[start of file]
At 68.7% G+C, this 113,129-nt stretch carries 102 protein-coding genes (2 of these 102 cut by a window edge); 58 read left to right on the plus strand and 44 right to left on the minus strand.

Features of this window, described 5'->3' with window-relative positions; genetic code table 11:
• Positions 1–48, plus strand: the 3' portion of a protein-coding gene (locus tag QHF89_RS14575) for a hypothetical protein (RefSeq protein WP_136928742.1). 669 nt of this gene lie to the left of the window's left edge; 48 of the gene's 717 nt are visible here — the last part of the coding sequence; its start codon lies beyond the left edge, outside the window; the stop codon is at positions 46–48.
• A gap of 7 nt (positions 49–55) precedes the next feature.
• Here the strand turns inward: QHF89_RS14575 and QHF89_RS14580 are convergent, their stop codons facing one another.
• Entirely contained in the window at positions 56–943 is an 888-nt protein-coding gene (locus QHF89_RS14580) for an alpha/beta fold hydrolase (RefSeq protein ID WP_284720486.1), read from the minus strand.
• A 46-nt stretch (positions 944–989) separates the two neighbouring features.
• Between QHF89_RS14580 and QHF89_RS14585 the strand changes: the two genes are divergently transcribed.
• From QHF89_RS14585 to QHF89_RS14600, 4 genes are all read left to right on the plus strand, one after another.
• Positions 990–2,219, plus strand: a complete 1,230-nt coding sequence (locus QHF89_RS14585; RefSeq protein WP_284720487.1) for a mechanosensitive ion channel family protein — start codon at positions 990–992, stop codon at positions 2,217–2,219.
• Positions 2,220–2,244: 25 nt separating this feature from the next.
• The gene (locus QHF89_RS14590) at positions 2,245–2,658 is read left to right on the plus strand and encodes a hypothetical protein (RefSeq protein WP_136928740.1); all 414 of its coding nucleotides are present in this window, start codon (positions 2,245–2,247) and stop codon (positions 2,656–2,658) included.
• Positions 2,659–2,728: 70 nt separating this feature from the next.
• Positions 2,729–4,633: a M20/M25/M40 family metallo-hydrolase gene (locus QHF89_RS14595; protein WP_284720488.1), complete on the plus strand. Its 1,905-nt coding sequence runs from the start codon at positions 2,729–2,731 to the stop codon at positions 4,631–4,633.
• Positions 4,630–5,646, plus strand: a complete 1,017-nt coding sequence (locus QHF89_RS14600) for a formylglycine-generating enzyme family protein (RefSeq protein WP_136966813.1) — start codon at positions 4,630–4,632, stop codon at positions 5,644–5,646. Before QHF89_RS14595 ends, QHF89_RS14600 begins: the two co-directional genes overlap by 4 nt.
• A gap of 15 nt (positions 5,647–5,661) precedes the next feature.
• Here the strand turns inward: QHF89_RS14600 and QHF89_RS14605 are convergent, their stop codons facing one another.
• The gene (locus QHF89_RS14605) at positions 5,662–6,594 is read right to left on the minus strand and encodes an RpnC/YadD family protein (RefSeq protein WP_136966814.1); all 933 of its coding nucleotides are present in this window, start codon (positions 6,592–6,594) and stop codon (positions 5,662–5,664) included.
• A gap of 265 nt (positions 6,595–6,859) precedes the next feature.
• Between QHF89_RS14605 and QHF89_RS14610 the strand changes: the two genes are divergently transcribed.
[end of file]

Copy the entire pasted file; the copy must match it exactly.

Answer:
At 68.7% G+C, this 113,129-nt stretch carries 102 protein-coding genes (2 of these 102 cut by a window edge); 58 read left to right on the plus strand and 44 right to left on the minus strand.

Features of this window, described 5'->3' with window-relative positions; genetic code table 11:
• Positions 1–48, plus strand: the 3' portion of a protein-coding gene (locus tag QHF89_RS14575) for a hypothetical protein (RefSeq protein WP_136928742.1). 669 nt of this gene lie to the left of the window's left edge; 48 of the gene's 717 nt are visible here — the last part of the coding sequence; its start codon lies beyond the left edge, outside the window; the stop codon is at positions 46–48.
• A gap of 7 nt (positions 49–55) precedes the next feature.
• Here the strand turns inward: QHF89_RS14575 and QHF89_RS14580 are convergent, their stop codons facing one another.
• Entirely contained in the window at positions 56–943 is an 888-nt protein-coding gene (locus QHF89_RS14580) for an alpha/beta fold hydrolase (RefSeq protein ID WP_284720486.1), read from the minus strand.
• A 46-nt stretch (positions 944–989) separates the two neighbouring features.
• Between QHF89_RS14580 and QHF89_RS14585 the strand changes: the two genes are divergently transcribed.
• From QHF89_RS14585 to QHF89_RS14600, 4 genes are all read left to right on the plus strand, one after another.
• Positions 990–2,219, plus strand: a complete 1,230-nt coding sequence (locus QHF89_RS14585; RefSeq protein WP_284720487.1) for a mechanosensitive ion channel family protein — start codon at positions 990–992, stop codon at positions 2,217–2,219.
• Positions 2,220–2,244: 25 nt separating this feature from the next.
• The gene (locus QHF89_RS14590) at positions 2,245–2,658 is read left to right on the plus strand and encodes a hypothetical protein (RefSeq protein WP_136928740.1); all 414 of its coding nucleotides are present in this window, start codon (positions 2,245–2,247) and stop codon (positions 2,656–2,658) included.
• Positions 2,659–2,728: 70 nt separating this feature from the next.
• Positions 2,729–4,633: a M20/M25/M40 family metallo-hydrolase gene (locus QHF89_RS14595; protein WP_284720488.1), complete on the plus strand. Its 1,905-nt coding sequence runs from the start codon at positions 2,729–2,731 to the stop codon at positions 4,631–4,633.
• Positions 4,630–5,646, plus strand: a complete 1,017-nt coding sequence (locus QHF89_RS14600) for a formylglycine-generating enzyme family protein (RefSeq protein WP_136966813.1) — start codon at positions 4,630–4,632, stop codon at positions 5,644–5,646. Before QHF89_RS14595 ends, QHF89_RS14600 begins: the two co-directional genes overlap by 4 nt.
• A gap of 15 nt (positions 5,647–5,661) precedes the next feature.
• Here the strand turns inward: QHF89_RS14600 and QHF89_RS14605 are convergent, their stop codons facing one another.
• The gene (locus QHF89_RS14605) at positions 5,662–6,594 is read right to left on the minus strand and encodes an RpnC/YadD family protein (RefSeq protein WP_136966814.1); all 933 of its coding nucleotides are present in this window, start codon (positions 6,592–6,594) and stop codon (positions 5,662–5,664) included.
• A gap of 265 nt (positions 6,595–6,859) precedes the next feature.
• Between QHF89_RS14605 and QHF89_RS14610 the strand changes: the two genes are divergently transcribed.